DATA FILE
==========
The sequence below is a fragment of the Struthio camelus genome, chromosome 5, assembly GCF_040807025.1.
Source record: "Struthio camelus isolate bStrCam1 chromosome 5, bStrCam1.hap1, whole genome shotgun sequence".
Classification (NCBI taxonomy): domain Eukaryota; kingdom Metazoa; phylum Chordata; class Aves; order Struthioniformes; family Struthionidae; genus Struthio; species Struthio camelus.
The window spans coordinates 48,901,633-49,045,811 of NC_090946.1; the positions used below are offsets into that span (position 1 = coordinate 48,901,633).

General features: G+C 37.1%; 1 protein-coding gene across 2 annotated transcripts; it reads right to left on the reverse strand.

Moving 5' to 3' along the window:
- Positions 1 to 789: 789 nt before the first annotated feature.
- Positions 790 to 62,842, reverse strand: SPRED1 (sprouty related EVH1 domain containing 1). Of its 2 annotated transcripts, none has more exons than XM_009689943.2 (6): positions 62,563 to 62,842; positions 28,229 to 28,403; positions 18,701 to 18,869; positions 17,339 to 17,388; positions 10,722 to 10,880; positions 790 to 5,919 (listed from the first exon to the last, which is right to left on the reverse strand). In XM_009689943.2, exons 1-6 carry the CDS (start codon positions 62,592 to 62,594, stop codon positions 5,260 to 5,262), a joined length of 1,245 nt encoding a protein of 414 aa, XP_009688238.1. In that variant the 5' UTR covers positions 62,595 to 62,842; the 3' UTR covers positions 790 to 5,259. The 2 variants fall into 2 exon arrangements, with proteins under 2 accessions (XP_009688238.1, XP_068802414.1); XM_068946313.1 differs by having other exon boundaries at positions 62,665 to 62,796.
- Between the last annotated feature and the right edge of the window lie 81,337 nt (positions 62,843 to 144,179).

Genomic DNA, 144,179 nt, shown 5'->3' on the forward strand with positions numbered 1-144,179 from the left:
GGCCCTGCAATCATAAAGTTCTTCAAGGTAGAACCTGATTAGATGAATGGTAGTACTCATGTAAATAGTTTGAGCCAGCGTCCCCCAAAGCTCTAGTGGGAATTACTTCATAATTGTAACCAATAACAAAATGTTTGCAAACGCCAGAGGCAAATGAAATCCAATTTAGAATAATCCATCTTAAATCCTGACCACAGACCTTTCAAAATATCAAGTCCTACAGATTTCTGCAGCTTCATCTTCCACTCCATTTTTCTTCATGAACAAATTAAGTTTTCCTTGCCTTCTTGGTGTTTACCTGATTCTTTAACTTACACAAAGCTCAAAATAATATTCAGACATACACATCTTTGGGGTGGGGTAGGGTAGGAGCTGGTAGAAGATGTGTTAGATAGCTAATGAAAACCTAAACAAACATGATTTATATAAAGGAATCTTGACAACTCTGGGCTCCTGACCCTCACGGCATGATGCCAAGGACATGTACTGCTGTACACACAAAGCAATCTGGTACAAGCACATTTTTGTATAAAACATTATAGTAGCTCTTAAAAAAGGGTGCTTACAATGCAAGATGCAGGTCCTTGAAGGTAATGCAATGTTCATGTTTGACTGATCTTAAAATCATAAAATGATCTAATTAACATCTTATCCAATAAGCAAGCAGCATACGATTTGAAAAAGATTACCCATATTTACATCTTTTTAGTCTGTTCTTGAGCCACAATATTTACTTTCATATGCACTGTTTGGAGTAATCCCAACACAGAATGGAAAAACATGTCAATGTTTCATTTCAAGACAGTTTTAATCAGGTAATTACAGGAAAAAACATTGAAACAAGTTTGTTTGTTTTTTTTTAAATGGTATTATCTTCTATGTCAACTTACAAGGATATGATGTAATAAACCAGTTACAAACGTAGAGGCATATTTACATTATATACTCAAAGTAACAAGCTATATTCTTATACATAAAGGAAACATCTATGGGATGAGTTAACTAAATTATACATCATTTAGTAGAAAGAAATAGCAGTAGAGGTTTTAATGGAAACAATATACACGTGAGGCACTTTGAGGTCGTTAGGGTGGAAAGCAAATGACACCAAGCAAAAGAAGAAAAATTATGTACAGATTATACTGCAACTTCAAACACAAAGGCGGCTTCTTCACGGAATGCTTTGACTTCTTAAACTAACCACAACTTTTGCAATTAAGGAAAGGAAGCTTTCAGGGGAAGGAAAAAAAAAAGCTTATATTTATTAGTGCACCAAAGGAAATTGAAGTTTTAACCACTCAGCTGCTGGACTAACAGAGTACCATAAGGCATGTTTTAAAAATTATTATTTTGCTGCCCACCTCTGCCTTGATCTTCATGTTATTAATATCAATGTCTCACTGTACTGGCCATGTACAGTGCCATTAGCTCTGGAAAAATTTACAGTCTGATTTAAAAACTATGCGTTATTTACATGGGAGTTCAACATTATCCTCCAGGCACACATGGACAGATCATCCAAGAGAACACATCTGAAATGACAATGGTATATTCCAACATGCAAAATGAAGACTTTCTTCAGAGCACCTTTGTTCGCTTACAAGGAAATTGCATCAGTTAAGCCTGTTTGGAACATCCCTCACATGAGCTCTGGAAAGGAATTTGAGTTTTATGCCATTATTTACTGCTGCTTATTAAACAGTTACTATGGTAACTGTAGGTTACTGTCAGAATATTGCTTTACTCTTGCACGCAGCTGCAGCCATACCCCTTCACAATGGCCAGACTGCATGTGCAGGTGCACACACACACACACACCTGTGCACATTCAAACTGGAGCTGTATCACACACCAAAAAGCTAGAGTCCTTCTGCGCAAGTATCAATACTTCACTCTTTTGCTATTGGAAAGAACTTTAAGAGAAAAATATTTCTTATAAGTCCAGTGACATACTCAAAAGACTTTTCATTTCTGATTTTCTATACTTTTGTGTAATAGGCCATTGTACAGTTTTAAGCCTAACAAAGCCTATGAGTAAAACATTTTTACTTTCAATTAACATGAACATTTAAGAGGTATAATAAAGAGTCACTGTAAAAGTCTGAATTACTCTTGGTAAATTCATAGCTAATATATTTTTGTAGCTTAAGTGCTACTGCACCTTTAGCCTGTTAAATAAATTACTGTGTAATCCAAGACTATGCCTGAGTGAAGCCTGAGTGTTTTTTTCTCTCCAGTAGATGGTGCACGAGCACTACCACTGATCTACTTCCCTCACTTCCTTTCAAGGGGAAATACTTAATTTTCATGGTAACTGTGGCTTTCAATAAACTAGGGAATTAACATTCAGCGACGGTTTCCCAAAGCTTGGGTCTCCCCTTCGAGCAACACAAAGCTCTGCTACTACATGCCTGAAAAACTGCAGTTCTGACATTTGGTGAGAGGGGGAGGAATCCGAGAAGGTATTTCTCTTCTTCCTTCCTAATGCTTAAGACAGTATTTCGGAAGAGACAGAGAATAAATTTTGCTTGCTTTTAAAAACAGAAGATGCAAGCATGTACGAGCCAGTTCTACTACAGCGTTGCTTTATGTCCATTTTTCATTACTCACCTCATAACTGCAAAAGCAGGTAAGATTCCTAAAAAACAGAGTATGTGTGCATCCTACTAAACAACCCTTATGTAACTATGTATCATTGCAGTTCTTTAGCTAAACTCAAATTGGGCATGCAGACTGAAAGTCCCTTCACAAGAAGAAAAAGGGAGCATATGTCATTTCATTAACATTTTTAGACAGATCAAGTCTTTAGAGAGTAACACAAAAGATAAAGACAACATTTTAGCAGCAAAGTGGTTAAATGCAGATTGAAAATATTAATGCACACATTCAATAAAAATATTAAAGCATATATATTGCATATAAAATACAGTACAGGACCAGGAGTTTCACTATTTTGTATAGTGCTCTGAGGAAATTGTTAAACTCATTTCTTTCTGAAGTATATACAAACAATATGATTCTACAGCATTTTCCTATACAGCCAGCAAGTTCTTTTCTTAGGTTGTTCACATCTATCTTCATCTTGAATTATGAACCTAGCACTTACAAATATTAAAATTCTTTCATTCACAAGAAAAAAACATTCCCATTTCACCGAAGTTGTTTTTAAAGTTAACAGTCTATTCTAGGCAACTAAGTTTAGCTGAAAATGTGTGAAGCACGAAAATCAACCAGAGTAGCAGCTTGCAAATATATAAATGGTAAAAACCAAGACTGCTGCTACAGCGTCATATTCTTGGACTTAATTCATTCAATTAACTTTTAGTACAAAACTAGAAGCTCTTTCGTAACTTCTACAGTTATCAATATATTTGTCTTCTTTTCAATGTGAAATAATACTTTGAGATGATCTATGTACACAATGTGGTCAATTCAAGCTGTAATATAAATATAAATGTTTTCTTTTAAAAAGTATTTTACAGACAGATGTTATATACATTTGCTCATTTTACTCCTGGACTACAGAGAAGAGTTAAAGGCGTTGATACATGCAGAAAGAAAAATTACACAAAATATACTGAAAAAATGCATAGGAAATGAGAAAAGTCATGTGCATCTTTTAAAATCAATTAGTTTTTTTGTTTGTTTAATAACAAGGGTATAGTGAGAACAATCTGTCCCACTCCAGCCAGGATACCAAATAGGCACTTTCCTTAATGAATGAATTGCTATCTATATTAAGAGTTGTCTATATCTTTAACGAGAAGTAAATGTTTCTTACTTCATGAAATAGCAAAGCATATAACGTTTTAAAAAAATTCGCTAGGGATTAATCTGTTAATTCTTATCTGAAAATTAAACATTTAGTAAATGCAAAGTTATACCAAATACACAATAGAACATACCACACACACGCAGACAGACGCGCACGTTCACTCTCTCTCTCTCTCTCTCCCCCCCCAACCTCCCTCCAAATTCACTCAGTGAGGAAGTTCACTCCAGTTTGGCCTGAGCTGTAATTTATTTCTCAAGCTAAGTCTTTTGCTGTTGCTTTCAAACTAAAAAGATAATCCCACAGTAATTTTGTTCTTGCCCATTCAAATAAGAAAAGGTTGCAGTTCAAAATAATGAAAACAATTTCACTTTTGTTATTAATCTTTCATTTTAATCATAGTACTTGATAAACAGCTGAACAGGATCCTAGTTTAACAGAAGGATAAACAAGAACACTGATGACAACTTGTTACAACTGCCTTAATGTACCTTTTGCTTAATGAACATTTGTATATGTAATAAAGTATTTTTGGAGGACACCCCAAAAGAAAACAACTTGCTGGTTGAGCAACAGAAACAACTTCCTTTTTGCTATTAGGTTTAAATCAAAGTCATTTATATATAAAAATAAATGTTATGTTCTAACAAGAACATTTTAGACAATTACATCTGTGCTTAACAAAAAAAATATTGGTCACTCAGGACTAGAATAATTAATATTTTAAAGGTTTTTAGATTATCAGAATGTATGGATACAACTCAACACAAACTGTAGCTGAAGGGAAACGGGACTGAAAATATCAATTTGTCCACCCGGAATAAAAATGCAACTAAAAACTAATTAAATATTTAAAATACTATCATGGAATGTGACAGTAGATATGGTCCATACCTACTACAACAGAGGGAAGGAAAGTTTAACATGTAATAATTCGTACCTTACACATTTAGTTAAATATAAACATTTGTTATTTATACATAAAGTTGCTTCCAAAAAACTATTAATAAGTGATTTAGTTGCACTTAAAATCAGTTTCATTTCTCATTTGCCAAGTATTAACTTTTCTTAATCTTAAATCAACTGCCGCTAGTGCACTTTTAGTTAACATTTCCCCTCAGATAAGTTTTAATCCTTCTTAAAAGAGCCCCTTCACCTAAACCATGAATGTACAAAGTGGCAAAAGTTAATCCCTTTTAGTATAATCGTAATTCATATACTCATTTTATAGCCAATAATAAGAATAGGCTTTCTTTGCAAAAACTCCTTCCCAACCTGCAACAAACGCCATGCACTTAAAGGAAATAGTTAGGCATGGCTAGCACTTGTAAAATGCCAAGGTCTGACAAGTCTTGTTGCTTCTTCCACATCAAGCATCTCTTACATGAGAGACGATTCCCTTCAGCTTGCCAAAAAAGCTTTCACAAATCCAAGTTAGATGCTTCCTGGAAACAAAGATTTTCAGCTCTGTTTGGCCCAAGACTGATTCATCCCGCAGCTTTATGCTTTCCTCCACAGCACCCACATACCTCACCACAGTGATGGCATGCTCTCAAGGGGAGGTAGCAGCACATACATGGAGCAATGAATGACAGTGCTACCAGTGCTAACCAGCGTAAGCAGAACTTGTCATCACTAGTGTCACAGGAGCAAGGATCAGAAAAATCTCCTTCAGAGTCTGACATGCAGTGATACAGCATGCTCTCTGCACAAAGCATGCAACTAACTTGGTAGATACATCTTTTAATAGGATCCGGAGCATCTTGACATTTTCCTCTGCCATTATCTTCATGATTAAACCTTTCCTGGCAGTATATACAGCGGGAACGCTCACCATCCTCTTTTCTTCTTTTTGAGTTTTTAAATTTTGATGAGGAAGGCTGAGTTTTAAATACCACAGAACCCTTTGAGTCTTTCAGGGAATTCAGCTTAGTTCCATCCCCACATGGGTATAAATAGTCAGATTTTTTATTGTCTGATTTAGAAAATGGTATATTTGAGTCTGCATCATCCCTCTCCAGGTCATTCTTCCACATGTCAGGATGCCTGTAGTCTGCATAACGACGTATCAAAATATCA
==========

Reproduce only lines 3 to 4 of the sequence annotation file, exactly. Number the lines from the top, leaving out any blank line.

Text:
Classification (NCBI taxonomy): domain Eukaryota; kingdom Metazoa; phylum Chordata; class Aves; order Struthioniformes; family Struthionidae; genus Struthio; species Struthio camelus.
The window spans coordinates 48,901,633-49,045,811 of NC_090946.1; the positions used below are offsets into that span (position 1 = coordinate 48,901,633).